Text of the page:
image: Leah Ikeda, the wine and sake director of Pho Republique, holds a bottle of Fukucho Moon on the Water sake. (Yoon S. Byun/Globe Staff)
Until 30 years ago sake breweries were strictly off-limits to women. On the one hand, their presence might anger the sake goddess, and on the other, the temperature of their hands was thought to ruin the process. In like manner, women were forbidden to ‘touch fire’ in ceramic kilns (Read More). In a Japan still regarded as male-dominated, it is the emergence of women in traditionally closed professions that augurs broader social change. In the world of sake, as in the world of ceramics and art generally, women are the source of some of the most creative and inspiring contemporary works – ceramicist Kishi Eiko and screen artist Maio Motoko spring to mind immediately.
Changing demographics in regional areas of Japan and the lack of male heirs is seeing women take on the traditional role of toji, sake brewer. With over 75% of young Japanese women between the ages of 20 and 30 rarely drinking sake, the potential to tap in to the female market with a new approach drives many of the new female brewers (Read More).
How to appreciate sake then would be one of the requirements for this new market and once again we see the emergence of women- this time as sake sommeliers, and not only in Japan. Boston is the home of a number of female sake sommeliers (Read More), one of whom, Leah Ikeda describes sake as “”one of the most diverse and complicated liquors in the world.” She also suggests that women are more interested in the story of the sake and its artisanal qualities.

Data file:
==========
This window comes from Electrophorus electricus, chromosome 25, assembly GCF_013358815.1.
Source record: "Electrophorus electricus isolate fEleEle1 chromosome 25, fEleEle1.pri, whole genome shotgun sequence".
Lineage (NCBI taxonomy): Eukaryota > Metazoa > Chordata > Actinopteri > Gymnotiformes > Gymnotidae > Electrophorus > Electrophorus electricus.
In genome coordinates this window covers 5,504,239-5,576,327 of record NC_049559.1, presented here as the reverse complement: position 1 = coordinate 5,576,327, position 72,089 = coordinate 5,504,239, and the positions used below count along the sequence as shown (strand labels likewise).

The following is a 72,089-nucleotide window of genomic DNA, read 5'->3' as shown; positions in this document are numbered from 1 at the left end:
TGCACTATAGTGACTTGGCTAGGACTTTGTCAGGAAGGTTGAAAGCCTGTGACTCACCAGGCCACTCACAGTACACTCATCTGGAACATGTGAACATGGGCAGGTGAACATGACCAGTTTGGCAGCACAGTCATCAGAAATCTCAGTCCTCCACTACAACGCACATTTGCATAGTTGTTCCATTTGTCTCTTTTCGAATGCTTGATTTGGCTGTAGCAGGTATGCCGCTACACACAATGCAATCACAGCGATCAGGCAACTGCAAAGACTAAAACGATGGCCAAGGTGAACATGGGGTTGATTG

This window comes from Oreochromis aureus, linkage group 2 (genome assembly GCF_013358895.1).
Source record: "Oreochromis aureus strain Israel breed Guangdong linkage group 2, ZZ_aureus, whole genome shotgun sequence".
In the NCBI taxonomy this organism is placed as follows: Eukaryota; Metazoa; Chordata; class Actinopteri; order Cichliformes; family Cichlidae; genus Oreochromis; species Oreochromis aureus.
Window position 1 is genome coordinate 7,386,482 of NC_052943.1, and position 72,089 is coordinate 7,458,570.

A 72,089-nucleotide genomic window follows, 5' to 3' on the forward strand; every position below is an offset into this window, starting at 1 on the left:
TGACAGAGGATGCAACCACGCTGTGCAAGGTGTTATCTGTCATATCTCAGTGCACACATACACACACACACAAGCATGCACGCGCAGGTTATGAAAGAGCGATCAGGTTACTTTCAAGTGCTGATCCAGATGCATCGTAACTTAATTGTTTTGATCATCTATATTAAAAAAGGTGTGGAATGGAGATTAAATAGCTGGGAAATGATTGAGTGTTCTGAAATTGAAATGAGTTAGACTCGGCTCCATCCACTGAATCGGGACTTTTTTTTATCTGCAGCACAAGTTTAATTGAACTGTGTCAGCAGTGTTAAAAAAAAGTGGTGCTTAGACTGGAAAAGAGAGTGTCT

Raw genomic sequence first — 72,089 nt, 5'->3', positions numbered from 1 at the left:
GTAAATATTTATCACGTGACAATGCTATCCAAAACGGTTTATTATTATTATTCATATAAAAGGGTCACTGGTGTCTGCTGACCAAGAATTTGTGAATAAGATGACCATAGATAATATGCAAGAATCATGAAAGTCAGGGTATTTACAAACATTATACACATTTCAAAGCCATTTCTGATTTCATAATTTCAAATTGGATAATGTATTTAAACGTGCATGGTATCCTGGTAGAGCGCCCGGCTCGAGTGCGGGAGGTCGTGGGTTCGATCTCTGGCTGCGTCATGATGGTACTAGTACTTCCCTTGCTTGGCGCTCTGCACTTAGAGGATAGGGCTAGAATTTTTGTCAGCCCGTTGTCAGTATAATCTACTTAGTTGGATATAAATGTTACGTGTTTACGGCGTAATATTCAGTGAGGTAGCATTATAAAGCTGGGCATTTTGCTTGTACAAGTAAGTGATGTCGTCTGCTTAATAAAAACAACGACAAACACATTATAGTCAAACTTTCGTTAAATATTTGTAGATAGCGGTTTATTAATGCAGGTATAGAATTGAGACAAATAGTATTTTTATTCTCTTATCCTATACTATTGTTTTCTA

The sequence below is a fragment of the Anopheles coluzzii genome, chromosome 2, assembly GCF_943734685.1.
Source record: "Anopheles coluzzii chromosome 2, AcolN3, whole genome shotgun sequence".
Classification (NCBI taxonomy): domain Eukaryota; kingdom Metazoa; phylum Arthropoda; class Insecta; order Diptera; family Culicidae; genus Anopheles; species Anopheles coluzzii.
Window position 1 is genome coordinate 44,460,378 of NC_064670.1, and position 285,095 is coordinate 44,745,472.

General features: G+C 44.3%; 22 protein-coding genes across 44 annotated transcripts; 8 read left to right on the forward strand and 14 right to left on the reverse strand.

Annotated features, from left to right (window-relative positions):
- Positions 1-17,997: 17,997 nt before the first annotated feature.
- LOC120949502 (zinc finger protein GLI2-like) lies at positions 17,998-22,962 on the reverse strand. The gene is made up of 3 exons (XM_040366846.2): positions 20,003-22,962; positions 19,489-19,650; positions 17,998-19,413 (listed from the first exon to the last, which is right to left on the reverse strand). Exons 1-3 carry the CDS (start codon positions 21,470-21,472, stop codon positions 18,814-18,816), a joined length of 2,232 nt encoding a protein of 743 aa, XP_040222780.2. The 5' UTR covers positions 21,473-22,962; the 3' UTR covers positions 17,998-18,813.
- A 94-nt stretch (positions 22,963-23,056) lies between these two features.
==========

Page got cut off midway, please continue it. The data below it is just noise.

To my knowledge we are yet to add a female sake sommelier to the growing number of women in the Australian wine industry, but we do have our own tea sommelier, Sarah Cowell at Vue de Monde in Melbourne (Read More). Cowell travels to Asia and meets tea growers in her quest to appreciate the finer qualities of tea, a journey just begun ”I know nothing compared to the masters.” Vue de Monde’s specialty is a $1000 tea for six from a 3200 year old tea bush in China, a tea with a special energy. She has also created a tea matching menu with the restaurant’s fine cuisine, something she sees as appealing to the adventurous at heart: ‘The whole process is sensual. You’re looking at the dry leaves, you smell them, then put them in the pot and warmth and moisture bring out the aroma … there are many more aspects to tea than just drinking it.”